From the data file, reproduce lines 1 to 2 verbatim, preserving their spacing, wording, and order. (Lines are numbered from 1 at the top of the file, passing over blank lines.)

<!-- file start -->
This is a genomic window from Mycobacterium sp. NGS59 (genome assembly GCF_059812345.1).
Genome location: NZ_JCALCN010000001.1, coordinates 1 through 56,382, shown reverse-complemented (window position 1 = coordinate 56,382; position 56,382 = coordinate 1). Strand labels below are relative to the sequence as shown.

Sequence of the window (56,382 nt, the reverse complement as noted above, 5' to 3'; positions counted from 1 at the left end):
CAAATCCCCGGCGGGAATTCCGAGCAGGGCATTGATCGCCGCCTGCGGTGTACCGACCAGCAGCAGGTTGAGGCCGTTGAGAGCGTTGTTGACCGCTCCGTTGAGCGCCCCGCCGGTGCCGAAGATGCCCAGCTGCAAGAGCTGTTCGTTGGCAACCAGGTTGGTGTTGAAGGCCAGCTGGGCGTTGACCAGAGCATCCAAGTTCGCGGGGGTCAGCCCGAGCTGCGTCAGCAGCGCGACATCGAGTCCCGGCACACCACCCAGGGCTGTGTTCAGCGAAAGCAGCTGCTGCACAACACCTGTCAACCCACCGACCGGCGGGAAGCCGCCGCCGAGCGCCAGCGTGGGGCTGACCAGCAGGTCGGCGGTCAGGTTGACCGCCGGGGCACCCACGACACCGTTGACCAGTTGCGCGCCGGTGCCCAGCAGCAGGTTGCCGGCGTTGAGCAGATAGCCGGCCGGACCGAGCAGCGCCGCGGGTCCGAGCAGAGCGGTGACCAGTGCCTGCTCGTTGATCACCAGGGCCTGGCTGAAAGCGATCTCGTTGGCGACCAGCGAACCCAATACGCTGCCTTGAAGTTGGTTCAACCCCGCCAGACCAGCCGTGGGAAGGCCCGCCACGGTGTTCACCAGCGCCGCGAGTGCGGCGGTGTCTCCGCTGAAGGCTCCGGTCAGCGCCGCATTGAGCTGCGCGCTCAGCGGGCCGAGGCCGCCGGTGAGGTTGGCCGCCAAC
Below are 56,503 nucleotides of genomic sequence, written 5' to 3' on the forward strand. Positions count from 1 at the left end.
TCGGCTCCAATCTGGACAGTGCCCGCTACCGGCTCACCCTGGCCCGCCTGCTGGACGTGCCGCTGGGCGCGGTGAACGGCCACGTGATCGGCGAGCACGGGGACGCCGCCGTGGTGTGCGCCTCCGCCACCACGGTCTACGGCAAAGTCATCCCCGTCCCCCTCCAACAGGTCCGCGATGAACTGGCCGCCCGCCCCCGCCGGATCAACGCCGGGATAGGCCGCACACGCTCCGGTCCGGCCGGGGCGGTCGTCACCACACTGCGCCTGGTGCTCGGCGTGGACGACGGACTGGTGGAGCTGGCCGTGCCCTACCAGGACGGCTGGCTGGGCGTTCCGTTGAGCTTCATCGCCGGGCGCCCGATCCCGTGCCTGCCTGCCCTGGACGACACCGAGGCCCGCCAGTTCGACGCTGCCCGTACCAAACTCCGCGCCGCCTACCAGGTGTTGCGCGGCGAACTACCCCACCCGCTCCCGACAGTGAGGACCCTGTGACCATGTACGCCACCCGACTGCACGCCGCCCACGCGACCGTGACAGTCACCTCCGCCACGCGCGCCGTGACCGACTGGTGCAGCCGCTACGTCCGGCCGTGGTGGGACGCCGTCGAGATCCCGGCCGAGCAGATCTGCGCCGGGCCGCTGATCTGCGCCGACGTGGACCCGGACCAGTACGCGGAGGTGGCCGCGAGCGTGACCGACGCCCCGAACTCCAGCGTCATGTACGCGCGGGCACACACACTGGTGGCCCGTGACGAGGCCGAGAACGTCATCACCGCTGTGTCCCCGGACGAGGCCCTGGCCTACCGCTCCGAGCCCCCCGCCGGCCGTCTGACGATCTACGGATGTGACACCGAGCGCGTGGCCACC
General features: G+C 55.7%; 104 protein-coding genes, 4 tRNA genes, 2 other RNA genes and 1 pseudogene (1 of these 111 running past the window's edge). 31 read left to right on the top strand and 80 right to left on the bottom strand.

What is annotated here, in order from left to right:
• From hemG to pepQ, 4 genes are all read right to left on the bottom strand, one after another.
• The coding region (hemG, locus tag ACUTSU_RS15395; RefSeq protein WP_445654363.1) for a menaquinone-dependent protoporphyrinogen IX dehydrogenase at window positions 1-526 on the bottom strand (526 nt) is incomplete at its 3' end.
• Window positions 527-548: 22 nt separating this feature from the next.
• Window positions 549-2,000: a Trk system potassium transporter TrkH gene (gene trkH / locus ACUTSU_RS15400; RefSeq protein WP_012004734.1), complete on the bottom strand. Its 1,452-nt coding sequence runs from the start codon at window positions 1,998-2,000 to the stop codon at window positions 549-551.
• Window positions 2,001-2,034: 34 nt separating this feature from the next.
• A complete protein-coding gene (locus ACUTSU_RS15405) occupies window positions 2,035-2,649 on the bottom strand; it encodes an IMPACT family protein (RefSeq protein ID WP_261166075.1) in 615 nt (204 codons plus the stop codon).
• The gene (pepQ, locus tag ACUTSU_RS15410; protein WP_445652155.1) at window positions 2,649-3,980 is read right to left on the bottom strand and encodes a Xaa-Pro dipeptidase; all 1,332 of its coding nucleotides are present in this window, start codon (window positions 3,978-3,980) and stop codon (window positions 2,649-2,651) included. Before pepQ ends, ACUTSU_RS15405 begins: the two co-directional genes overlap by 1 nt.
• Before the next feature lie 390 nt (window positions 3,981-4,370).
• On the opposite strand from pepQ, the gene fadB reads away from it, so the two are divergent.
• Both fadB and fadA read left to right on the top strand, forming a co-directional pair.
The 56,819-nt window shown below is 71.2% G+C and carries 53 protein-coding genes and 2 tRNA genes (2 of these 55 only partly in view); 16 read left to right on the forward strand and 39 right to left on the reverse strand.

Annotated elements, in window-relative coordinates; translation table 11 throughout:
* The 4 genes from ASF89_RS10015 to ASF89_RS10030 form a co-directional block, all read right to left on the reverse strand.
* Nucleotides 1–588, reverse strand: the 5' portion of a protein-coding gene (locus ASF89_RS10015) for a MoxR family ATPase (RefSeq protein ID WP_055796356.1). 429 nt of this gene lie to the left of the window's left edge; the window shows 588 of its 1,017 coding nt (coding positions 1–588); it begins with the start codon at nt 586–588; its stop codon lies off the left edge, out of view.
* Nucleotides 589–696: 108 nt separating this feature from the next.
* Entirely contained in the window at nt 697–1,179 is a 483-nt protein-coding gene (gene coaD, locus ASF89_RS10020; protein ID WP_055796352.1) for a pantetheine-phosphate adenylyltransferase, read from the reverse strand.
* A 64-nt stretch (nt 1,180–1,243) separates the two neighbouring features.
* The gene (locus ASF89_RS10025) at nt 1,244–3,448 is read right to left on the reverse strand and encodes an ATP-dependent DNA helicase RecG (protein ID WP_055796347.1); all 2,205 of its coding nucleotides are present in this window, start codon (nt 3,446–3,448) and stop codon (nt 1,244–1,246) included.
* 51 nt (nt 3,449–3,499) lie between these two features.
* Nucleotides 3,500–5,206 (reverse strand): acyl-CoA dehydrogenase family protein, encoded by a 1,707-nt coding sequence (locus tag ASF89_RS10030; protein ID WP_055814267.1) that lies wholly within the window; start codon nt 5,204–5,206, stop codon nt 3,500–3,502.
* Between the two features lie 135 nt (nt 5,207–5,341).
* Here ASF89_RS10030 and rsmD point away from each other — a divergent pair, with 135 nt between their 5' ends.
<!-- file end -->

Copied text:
This is a genomic window from Mycobacterium sp. NGS59 (genome assembly GCF_059812345.1).
Genome location: NZ_JCALCN010000001.1, coordinates 1 through 56,382, shown reverse-complemented (window position 1 = coordinate 56,382; position 56,382 = coordinate 1). Strand labels below are relative to the sequence as shown.